After ‘Reconstruction,’ MedMen Aims to Make its Mark on the New York Cannabis Market

shallow focus photography of green leaves

MedMen, a California-based retailer, understands the fickle nature of the state of cannabis in New York. 

In 2018, CEO Adam Bierman told CNBC, “I am so excited about the state of New York, there has been a lot of chatter nationally lately about legalizing marijuana… This is impossible unless the laws allow us to do what we do.”

To the original co-founders, Bierman and Andrew Modlin, the cannabis market was too lucrative not to invest in. Now, they own factories and stores across the country. In 2018, MedMen acquired medicinal cannabis distributor, PharmaCann, at a record-breaking sale of $682 million.

Bierman and Modlin began their journey of creating MedMen to destigmatize negative conceptions about cannabis. In the six states where MedMen holds a retail store — including New York — they aimed to represent cannabis’ positive aspects. In the state, they sell with a medical license to lawfully control their distribution of products. The brand showcases some of their in-house items, like their brand-owned cartridges for wellness, harmony, or sleep, as products that help patients who need this medicine.

New York is in a situation where companies can only sell cannabis to medical patients, and not in plant form. There are many rules and regulations within the state. So to have a nationwide dispensary like MedMen set up shop in the state can be representative of the plant’s future.


Cannabis in New York

New York Gov. Andrew Cuomo recently announced his desire for the state to legalize the plant in 2021. After many failed attempts to legalize, he remains hopeful this time. The brightening prospects legalizing cannabis might bring can help New York thrive. 

In a press statement, Cuomo has said that, “Not only will legalizing and regulating the adult-use cannabis market provide the opportunity to generate much-needed revenue, but it also allows us to directly support the individuals and communities that have been most harmed by decades of cannabis prohibition.”

The cannabis industry is seeing record high sales across the country amidst the current novel coronavirus pandemic. In September 2020, for example, cannabis sales increased 38% from 2019, according to BDSA — an industry intelligence platform. 

If legalized in 2021 in New York, the state could see an increased tax revenue of $300 million per year, according to Cuomo’s State of the State address. 


MedMen’s Rocky Road to Success

MedMen has been a dominant force in the cannabis industry in the U.S. But at some point in 2019, there were claims of unethical practices against the corporate divisions of the company. A scandal began to brew when former MedMen CFO, James Parker, filed a lawsuit against the company’s cofounders, Bierman and Modlin, for discrimination and inappropriate language.

According to MJ Biz Daily, Parker’s lawsuit stated that, “Over time, working at MM Enterprises evolved from miserable to intolerable. By way of example, CEO Bierman and President Modlin’s persistent and pervasive misconduct during the term of Mr. Parker’s written agreement was offensive and at times unlawful.”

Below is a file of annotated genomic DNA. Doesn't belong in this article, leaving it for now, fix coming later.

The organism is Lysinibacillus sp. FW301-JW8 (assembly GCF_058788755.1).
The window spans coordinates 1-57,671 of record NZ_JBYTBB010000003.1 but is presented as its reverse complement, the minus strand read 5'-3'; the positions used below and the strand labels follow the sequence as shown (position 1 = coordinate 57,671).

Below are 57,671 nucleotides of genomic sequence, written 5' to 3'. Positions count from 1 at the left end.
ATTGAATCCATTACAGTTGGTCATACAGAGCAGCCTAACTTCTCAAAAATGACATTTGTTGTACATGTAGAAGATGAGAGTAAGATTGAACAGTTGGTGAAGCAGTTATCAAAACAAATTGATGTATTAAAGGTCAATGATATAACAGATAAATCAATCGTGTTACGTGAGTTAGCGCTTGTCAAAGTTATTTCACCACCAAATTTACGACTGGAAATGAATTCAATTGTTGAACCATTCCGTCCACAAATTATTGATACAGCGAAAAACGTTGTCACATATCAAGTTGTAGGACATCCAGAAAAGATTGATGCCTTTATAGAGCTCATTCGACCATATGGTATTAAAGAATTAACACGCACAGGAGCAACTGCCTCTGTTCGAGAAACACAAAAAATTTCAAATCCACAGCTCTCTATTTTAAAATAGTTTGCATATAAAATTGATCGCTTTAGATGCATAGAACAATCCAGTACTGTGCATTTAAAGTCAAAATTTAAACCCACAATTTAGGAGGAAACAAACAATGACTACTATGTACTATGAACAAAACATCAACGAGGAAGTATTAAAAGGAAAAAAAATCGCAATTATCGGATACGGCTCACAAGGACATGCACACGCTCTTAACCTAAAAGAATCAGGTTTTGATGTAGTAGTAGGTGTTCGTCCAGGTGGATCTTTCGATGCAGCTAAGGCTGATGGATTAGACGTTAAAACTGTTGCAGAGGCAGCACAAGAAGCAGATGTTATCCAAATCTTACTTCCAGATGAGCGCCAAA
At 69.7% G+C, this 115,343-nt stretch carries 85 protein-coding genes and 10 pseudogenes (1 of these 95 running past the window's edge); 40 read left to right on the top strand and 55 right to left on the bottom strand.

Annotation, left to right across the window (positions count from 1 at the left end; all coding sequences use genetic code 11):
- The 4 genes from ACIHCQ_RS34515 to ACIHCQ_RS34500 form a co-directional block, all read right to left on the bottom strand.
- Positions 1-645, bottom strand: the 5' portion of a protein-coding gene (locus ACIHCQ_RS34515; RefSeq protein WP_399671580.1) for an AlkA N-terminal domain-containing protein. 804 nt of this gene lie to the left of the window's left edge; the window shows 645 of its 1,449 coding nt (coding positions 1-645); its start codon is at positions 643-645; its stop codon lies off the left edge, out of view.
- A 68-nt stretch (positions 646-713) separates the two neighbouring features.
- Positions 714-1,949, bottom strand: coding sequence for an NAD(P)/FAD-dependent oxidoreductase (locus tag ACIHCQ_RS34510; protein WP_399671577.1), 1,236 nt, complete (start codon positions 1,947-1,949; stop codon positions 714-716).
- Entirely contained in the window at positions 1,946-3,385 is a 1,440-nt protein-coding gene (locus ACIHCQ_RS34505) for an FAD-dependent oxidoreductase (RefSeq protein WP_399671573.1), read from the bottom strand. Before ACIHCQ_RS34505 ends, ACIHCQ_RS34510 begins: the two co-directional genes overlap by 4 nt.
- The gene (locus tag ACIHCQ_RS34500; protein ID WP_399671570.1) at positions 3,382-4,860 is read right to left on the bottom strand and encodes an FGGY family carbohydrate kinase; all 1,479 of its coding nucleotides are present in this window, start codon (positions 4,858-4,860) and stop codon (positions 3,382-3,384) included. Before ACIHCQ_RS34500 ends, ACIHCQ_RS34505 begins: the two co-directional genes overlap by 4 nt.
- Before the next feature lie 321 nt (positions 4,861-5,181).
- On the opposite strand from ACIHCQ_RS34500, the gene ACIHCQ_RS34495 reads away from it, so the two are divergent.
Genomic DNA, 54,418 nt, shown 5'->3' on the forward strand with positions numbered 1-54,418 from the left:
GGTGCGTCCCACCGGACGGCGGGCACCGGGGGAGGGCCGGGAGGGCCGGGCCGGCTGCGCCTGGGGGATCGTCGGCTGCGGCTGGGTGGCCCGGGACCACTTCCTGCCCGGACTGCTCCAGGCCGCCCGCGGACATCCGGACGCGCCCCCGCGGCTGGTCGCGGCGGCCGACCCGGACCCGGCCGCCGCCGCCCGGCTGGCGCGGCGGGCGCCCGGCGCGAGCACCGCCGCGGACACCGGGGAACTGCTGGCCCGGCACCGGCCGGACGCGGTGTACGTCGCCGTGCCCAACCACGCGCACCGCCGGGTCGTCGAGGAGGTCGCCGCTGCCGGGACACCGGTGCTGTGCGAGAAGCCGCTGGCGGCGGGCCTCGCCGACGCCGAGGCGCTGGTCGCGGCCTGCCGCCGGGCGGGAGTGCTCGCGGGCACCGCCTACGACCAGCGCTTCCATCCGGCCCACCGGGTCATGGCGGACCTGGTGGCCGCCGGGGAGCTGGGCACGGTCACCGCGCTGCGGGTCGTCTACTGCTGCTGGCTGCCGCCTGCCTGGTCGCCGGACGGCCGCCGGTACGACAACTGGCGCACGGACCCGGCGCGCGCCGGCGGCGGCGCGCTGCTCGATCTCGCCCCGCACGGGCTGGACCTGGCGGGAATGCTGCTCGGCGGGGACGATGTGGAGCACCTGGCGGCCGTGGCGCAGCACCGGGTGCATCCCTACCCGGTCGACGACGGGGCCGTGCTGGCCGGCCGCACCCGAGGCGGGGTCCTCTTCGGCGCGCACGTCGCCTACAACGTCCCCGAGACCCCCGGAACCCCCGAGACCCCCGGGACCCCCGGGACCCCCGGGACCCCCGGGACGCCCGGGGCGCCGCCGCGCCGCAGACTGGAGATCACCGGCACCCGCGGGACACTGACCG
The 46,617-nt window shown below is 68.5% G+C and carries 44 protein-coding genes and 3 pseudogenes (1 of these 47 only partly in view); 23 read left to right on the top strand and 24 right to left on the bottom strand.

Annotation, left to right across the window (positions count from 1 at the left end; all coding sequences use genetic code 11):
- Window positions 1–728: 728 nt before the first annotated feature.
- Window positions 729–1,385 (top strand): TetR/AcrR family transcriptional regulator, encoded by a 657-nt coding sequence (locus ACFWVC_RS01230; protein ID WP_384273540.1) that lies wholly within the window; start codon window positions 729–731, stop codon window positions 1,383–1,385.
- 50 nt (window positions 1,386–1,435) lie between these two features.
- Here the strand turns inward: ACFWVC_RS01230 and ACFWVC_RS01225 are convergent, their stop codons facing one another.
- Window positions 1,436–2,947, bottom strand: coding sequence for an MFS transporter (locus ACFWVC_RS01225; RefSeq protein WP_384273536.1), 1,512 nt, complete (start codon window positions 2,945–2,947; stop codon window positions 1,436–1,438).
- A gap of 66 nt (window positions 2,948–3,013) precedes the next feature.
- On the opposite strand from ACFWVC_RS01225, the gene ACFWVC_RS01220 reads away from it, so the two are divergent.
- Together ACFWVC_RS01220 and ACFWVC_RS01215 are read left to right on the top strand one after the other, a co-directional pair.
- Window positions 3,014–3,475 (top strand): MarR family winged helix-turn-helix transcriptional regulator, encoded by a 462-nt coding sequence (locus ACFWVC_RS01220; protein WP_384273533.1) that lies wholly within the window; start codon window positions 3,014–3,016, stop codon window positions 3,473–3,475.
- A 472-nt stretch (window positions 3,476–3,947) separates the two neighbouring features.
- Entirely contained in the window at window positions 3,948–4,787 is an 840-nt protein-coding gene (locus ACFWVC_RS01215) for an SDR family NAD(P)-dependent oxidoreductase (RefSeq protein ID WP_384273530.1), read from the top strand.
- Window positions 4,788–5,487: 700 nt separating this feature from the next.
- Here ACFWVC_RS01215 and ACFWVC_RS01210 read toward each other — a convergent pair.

Parker accused the founders of making racist, homophobic, and misogynistic comments. The New York Medical Cannabis Industry Association (NYMCIA) stripped MedMen of their partnership. Because of the accused behavior, they and no longer consider MedMen part of the organization. 

The NYMCIA and its members push to legalize cannabis recreationally. That’s still their goal, but MedMen is just no longer a part of it. 

The ParmaCann acquisition was upended and reversed in 2019. So MedMen’s goal to bring their inclusive views of the plant to a nationwide audience was no longer achievable by those means. 

Following that failed transaction, MedMen finances began to struggle. This resulted in the original CEO, Adam Bierman, stepping down amid a financial crisis within the company, according to a press release from MedMen. 

Due to varying lawsuits, financial struggles, and the exit of a few executives, MedMen heavily reconstructed their brand. 


Restorative Justice in The Cannabis Industry 

The recent social justice movement in America has brought to the forefront the prejudice that is holding BIPOC communities in an immovable position.

Moving forward, MedMen has committed to spending  $1 million per year to showcase Black and Brown brands. They also pledge to give a portion of their sales to minority-founded organizations. 

The American Civil Liberties Union’s (ACLU) 2020 report found that Black Americans are 3.64 times more likely to be charged for unlawful cannabis possession. More specifically, the ACLU stated, “In 2018, 567 black people per 100,000 were arrested for marijuana possession, compared to 156 white people per 100,000.” 

MedMen has had a rocky past. Whether its future is brighter and more equitable, remains uncertain. 

What is certain, however, is that MedMen’s internal revision is crucial for the representation of cannabis. And in New York where recreational use is currently prohibited, yet common, this company must show itself to be a worthy vendor of something the state is still fairly skeptical about. 


Emerald contributor since January 2021
I'm a graduating senior at CUNY Hunter College studying English and journalism. I've been studying journalistic practices with well-established professors in the journalism space in New York City. With Emerald's editing team, I aim to provide readers with accurate and unbiased information regarding the cannabis industry.


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